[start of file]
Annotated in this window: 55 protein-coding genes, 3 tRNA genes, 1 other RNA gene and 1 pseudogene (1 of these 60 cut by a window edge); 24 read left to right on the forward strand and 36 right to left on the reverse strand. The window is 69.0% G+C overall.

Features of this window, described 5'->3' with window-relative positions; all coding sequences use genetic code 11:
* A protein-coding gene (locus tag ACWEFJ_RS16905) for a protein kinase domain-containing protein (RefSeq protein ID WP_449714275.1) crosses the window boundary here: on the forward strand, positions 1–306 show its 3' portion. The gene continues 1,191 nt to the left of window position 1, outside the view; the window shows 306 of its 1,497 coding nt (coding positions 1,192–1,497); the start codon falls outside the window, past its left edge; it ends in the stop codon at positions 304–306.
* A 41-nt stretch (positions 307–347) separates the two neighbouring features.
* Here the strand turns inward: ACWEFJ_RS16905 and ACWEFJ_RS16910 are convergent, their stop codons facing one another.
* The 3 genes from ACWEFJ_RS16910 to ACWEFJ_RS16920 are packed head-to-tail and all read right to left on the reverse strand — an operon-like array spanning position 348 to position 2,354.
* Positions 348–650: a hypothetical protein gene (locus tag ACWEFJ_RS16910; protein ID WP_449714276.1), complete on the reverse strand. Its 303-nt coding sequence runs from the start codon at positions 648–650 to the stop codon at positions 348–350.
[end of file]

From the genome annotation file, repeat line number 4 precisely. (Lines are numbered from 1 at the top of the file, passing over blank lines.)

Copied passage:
* A 41-nt stretch (positions 307–347) separates the two neighbouring features.